4. Rule 2044, which governs cases of reinstatement of railway servants who have been dismissed, removed or suspended, applies only to consequential orders of reinstatement which are passed by the competent administrative authority. It has no application to cases where the orders of dismissal or removal from service are declared by a decree of the civil Court to be illegal and inoperative or quashed in proceedings under Article 226 of the Constitution-Risal Singh v. Union of India and Divisional Superintendent, Northern Railway v. Nand La 0043/1963 : AIR1963All123 . Learned counsel for the applicants sought to distinguish these cases on the ground that they interpreted the old Rule 2044, which referred to reinstatement by the revising or appellate authority. It is true that they dealt with the old rule, but the Allahabad case proceeds on a wider ground. This is what the learned Judge, who decided that case, stated:

In a case of the present type, where the dismissal has been held to be wrongful, the question of reinstatement does not at all arise, because the employee shall be deemed to have never been dismissed and shall further be deemed to have continued in service.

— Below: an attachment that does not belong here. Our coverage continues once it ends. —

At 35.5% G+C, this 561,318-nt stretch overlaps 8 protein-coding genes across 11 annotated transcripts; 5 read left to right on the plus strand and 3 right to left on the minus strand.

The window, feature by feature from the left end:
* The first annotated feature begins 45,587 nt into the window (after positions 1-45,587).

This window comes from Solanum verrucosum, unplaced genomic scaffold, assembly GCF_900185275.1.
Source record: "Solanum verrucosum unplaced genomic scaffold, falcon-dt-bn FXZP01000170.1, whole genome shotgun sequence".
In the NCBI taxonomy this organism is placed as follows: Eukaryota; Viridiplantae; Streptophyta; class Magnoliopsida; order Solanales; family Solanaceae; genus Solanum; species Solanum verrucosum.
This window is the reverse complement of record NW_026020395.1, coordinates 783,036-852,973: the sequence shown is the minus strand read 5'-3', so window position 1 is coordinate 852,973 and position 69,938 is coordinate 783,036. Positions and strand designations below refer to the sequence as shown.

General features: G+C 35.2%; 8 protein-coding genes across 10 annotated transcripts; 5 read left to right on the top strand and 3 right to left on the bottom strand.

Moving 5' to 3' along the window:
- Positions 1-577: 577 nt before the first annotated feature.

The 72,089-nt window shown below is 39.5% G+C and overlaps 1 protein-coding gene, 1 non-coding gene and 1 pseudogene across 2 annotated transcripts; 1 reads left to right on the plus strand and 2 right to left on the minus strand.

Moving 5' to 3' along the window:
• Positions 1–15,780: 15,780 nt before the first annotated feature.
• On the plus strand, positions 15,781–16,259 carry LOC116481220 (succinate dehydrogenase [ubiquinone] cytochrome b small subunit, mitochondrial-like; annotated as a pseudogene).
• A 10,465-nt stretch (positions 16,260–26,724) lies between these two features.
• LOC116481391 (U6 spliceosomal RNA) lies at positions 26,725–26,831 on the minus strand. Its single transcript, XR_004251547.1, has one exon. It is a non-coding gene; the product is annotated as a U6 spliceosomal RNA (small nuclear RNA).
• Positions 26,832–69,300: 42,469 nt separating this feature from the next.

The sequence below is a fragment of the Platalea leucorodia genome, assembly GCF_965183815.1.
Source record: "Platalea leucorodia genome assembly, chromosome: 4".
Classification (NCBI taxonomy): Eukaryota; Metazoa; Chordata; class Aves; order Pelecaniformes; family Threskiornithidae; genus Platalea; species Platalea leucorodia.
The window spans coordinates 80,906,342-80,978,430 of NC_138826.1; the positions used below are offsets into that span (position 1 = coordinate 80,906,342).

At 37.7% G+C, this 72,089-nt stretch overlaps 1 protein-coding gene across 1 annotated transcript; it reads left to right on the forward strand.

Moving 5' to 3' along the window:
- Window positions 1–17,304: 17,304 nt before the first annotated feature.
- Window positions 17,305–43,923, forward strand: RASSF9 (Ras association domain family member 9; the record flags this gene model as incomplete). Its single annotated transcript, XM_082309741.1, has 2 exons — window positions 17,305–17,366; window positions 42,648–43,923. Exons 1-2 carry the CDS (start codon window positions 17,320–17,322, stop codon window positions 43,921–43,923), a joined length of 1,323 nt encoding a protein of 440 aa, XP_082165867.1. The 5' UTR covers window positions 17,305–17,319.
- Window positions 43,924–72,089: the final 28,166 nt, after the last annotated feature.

The order of removal from service, which denied to the non-applicant a reasonable opportunity of defending himself in disregard of the protection afforded to him by Article 311(2) of the Constitution was a nullity and non-existent in the eye of law. It was on illegal order which was void and inoperative from the inception. The position was as if the non- applicant had never been removed from service and he was all along on duty. In these circumstances, there could be no question of reinstating him and Rule 2044, under which the competent authority purported to Act, did not apply to the non-applicant's case. That being so, the authority was not competent to pass under that rule any order requiring deduction to be made from the non-applicant's wages and, if he did so, it was contrary to the provisions of the Act.

5. The only other point argued before me is that the compensation awarded is excessive. The amount of compensation is in the discretion of the authorities constituted under the Act and there should be no interference in revision when, while the relevant enactment contemplates that compensation could be up to ten times the amount deducted, the compensation actually awarded in this case is only a fraction of that amount.

6. Since no other point was pressed, this revision fails and is dismissed. Costs here shall follow that event. Other costs as ordered by the appellate authority. Hearing fee Rs. 75.